I’ve always loved to read. Some of my earliest memories are of sitting on my grandmother’s lap, listening to her move through a rotation of Golden books, or going with my other grandmother to the local library, piling my arms high with more books than a 6-year-old can feasibly read in a week. Those two ladies taught me much about life, but what I always thank them for the most is instilling a love of reading that has stuck with me throughout my life. Reading is my safe spot. When I want to feel the most at ease, I know I can lose myself in a really good book. The rest of the world washes away, and the story that I’m reading is the only thing that I am fully aware of in that moment. Every once in awhile, I’ll come across a book that is so good, so well-written, that it plays out like a movie in my own mind. It’s hard to tear myself away from, and when I’m finished with it, it sticks with me for days. I recently finished a book that did just that: All the Light We Cannot See: A Novel by Anthony Doerr.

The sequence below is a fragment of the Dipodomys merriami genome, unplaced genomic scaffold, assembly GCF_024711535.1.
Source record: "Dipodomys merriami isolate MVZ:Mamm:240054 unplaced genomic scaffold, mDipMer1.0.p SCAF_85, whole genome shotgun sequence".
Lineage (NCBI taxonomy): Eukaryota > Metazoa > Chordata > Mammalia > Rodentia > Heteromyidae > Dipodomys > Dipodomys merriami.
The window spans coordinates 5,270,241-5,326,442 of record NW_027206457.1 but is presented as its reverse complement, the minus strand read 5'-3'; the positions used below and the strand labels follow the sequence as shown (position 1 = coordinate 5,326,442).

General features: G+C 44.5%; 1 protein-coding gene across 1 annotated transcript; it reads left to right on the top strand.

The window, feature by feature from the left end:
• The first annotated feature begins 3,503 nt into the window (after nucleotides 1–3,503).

If you haven’t read it, go right now, to your local book store or even Target, and BUY IT. I’ll wait right here while you do yourself that favor. Go on.
Ok. Got it? Good. Now sit yourself in a spot where you can’t be interrupted for a good week and just read. Read until your heart is so full of this amazing story with it’s spectacular way of stringing words together and creating a story so full of rich, realistic characters and spellbinding plot lines. Read until you’ve finished the book and your heart hurts and you’re aching for more because Doerr has woven a story so intriguing that you won’t ever want it to end.
At least, that’s how I felt. I won’t go in to too much detail about what the actual story is like, because it’s one of those books that you just have to see for yourself. Doerr’s website has a great breakdown of the story, so check that out here if you want to know more about it. If you’re interested in historical / period pieces (this one is set during WWII, but flashes back and forward quite a bit), and you like extrordinary writing, this is a worthwhile read.
If you’ve read it already, let me know what you thought. I think the Booklist perfectly summed it for me with this simple review: “A novel to live in, learn from, and feel bereft over when the last page is turned.” Yup, you got me there.